CNBC Transcript: Warren Buffett on Squawk Box
BECKY: What do you think's really poisoning the atmosphere in Washington right now?
BUFFETT: Well, I— it's the desire to get elected. And each side— there's this important issue of what you do with the economy, and each side is worried about getting tagged with the unpopular side of two sides that are both going to be unpopular.
BECKY: Right. When we have— the end of this year, we're facing a pretty big fiscal cliff, some people are calling this, where the Bush tax cuts are set to expire. A lot of the one-time tax pullbacks have been set to expire, too. What do you think should happen?
BUFFETT: Well, what should happen is we should be working right now on something, and you could take Simpson-Bowles as the starting point, and we should be working on something that gets us to where the gap between spending and expenditures is in the 2 to 2 1/2 percent area and that— and that there's certainty that we will get to that within a reasonably short period of time, and that will require people bending on both sides. And everybody knows that, and nobody wants to bend first.
BECKY: You said earlier in the program that we are nearing that point where we shouldn't have any more stimulus that's coming through. But if all those tax cuts expire at the same time in January, is that going to be a huge hit for the economy?
BUFFETT: Well, we always have some stimulus if we're operating at a deficit, so I really— I really advocate a position of 2 or 2-1/2 percent deficits averaged over time. And that's stimulative. I mean that— it isn't wildly stimulative, like our present situation. But we will need more revenue, and we will need less in expenditures. And I know it and you know it and the American public knows it, and it may be that this cliff that we're facing at the end of the year will produce action. I mean, you— like I said— going back to Simpson-Bowles, those are two high class people, they got people as far apart as Durbin and— to agree. We need to do something like that. And it isn't— it isn't because we don't have the resources, and it isn't because we don't have intelligent people...
BUFFETT: ...it's because we got two parties that want to win an election.
BECKY: But I guess what I'm trying to get at is from the investors' perspective, if we do hit this fiscal cliff and we plunge right off of it because we can't find some sort of agreement in the, you know, 90 days or something from the election— or from November, December...
BECKY: ...until we get back into January, is that a big problem for— from the market's perspective?
BUFFETT: It's a— well, I'm not sure whether it's a problem from the markets— it's a big problem.
BUFFETT: But there's always a big problem and lots of big problems. And the— I would— I do not give that a 1 percent— make that a 1 percent factor in determining what I'm doing today in investing.
BUFFETT: We're always going to— things are going to come out of, you know, right field. You're going to have 9/11s. You're going to have October 19th, 1987s. You're going to have flash crises...
BUFFETT: ...all kinds of things are going to happen. I'm not trying to sit around and predict which of those are going to happen, I'm trying to figure where businesses will be five or 10 years from now. And whenever we buy a stock I say am I happy owning that stock if the stock market closes for a couple of years? You know, if I've got a good business here and the stock market closes for a couple of years, I'm fine. And if I own part of a good business I do not need the stock market to be open for the next couple of years to do fine in investing.
BECKY: That was one of the questions that came up quite a bit this weekend was the valuation of Berkshire shares right now. Some people think it's severely undervalued, in fact you yourself— you and Charlie have decided to go ahead and start buying back shares, which was a pretty unusual move.
BUFFETT: Unusual. Mm-hmm.
BECKY: What do you think it is that's holding back Berkshire shares?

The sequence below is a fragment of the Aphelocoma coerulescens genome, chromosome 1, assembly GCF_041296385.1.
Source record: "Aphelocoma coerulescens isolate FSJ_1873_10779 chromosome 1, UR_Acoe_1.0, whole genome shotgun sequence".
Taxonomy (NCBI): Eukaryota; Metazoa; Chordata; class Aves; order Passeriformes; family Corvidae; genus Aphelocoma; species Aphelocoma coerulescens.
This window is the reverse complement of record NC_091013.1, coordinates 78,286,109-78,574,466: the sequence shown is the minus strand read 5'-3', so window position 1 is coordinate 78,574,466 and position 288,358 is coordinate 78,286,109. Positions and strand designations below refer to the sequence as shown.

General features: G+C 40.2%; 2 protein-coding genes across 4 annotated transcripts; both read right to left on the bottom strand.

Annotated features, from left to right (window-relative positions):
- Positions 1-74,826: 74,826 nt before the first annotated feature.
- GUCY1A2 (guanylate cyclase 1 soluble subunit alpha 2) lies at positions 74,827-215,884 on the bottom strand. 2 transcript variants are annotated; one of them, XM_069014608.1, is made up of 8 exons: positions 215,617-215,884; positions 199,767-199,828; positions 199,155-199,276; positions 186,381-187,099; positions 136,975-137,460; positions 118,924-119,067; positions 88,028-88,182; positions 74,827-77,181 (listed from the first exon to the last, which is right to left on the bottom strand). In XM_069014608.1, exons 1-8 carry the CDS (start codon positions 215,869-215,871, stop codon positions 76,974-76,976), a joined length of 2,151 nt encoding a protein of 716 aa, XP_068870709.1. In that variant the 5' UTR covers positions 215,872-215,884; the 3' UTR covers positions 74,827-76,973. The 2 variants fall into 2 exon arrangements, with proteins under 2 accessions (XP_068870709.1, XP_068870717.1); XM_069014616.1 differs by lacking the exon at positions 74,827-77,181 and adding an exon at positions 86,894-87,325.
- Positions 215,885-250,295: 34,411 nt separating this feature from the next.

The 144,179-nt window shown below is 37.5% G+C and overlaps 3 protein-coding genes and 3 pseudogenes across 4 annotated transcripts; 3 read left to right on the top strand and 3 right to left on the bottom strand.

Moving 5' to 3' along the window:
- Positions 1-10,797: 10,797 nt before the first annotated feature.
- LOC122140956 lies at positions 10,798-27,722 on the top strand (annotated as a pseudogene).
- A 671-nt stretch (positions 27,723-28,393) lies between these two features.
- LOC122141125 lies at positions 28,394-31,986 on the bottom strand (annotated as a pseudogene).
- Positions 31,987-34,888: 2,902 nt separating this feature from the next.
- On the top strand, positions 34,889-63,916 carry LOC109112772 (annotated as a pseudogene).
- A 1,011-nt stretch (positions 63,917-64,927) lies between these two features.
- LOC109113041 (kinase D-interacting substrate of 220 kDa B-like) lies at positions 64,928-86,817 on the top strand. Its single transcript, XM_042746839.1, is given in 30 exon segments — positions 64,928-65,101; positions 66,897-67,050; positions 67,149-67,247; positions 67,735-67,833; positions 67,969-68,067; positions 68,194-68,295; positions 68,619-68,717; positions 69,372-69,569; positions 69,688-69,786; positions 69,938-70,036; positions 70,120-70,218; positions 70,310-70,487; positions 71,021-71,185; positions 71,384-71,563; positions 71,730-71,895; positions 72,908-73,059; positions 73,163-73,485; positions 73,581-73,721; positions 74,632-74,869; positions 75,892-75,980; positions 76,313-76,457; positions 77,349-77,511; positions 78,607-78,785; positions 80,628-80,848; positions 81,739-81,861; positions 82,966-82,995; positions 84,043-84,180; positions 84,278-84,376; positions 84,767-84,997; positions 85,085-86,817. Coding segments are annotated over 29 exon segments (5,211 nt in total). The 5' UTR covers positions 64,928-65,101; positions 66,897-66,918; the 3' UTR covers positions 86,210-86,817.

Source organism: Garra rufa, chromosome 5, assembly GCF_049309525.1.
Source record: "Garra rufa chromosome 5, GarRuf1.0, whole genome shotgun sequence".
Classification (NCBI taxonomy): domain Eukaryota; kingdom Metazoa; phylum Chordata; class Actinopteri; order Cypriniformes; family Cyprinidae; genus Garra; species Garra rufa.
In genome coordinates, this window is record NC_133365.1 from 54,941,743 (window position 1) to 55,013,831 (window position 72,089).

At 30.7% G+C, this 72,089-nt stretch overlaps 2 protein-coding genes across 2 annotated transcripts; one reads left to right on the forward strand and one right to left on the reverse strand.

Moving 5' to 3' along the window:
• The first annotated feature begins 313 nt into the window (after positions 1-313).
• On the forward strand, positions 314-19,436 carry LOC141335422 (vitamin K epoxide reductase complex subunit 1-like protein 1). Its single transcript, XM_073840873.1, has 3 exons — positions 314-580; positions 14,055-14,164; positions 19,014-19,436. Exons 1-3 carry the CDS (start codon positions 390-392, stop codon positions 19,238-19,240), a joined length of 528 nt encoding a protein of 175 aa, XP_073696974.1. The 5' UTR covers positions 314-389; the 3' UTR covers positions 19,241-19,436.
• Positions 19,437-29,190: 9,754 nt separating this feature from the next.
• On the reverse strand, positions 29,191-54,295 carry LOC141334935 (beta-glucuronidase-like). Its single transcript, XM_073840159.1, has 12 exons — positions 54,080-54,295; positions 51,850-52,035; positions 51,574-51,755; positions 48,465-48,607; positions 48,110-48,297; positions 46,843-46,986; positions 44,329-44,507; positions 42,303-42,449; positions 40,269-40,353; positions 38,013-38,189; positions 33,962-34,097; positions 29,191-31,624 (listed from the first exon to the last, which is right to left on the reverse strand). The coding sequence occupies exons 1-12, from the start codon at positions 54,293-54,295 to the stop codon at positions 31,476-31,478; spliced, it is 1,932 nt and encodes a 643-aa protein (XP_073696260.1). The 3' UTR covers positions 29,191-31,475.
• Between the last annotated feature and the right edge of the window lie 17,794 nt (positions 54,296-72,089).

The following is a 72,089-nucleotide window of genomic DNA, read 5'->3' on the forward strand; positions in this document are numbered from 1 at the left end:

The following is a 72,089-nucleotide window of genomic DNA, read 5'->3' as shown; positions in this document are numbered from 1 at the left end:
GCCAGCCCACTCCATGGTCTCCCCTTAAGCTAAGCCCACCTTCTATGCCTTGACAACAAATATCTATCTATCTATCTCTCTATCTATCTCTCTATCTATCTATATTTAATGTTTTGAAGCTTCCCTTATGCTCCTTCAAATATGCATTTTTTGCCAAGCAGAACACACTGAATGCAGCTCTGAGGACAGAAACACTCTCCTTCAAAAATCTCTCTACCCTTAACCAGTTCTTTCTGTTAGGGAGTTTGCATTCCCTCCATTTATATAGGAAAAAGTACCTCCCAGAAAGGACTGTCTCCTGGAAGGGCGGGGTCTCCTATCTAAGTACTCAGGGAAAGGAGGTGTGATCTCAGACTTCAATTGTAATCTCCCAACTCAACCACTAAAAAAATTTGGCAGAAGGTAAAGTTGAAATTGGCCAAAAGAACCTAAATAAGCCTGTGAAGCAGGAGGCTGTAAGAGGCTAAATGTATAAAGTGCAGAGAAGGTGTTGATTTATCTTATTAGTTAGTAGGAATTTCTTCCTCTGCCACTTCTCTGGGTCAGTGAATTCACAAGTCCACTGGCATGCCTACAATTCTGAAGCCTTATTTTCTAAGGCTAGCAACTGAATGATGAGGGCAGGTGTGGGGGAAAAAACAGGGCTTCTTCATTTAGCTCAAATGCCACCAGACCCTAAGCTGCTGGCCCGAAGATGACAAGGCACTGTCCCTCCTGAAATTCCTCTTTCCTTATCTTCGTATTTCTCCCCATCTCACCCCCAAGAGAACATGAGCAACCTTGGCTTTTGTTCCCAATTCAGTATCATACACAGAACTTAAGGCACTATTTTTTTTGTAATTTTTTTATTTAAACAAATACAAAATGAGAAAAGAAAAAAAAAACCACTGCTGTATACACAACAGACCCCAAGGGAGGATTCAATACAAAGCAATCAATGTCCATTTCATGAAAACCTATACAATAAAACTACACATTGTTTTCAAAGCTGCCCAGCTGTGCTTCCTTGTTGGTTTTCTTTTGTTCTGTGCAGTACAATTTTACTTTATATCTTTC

BUFFETT: Berkshire has been underpriced sometimes during its— the 45-plus years I've been there— has been overpriced. Most of the time it's been in with the range of value. In the next 50 years it'll be overpriced, sometimes it'll be underpriced, it's the nature of stocks. That's what makes stock investing so wonderful. I mean, if everything was perfectly priced all the time there would be no money in the game.
BUFFETT: I love the fact that Coca-Cola gets underpriced or overpriced sometimes, I love the fact that Wells-Fargo gets underpriced or overpriced. It's fine with me, you know, if that happens with Berkshire, it will always happen with Berkshire, I will guarantee you that in the next 10 or 20 years you're going to see times when Berkshire's overpriced or underpriced.
BECKY: You think the stock market has more opportunities where there are significant mispricings right now?
BUFFETT: Sure. Sure. I would love it if they only allowed me and a whole bunch of psychotic drunks to trade in stocks and I would get very rich.
BECKY: I don't expect to see rules like that put in any time soon but...
BECKY: ...there have been a lot of talk when you start looking at some new regulations that have been proposed for some of the futures markets, particularly if you look at commodities and some of the things. We've talked with Bart Chilton recently and one of the ideas that they've put forth with the CFTC is that nobody should be allowed to own more than 10 percent of, let's say, the oil market, or something along those lines.
BECKY: Is that a good idea? Do you need rules like that?
BUFFETT: Well, the— you do need some rules to prevent cornering. I mean, you know, that goes back 100 years when people tried to corner, weed, or do that sort of thing. But in stocks, it's not— it's basically not a problem. The real problem in stocks is that people are emotional about them. I mean, the problem isn't with the companies, the problem is with the people that call themselves investors. And if you look at how American business has done over history, it's done magnificently. And if you just owned a cross-section of it, you didn't— you didn't need to know how to run a— read a balance sheet or anything. But the problem is that people get excited about getting rich very quickly or they get depressed when they thought they were going to get rich very quickly and they didn't, and people beat themselves in the stock market. The stock— the companies don't beat them, the stocks don't beat them, they beat themselves.
BECKY: Joe, you have a question, too?
JOE: No, I was listening to Warren, and I saw a piece over the weekend, Warren, about volume on the New York Stock Exchange, that maybe it's finally coming home to roost, that electronic trading was, you know, was going to take over. And it was really a negative piece on the prospects for the Big Board. But to me it just looked like an incredibly positive piece for the commentary about the stock market itself.
JOE: Because I think that lack of enthusiasm for the retail investor means they're not in and when they're not in it just means they're eventually going to get in but at much higher levels. So I mean, I know you don't time the markets, but this is a really opportune time, don't you think?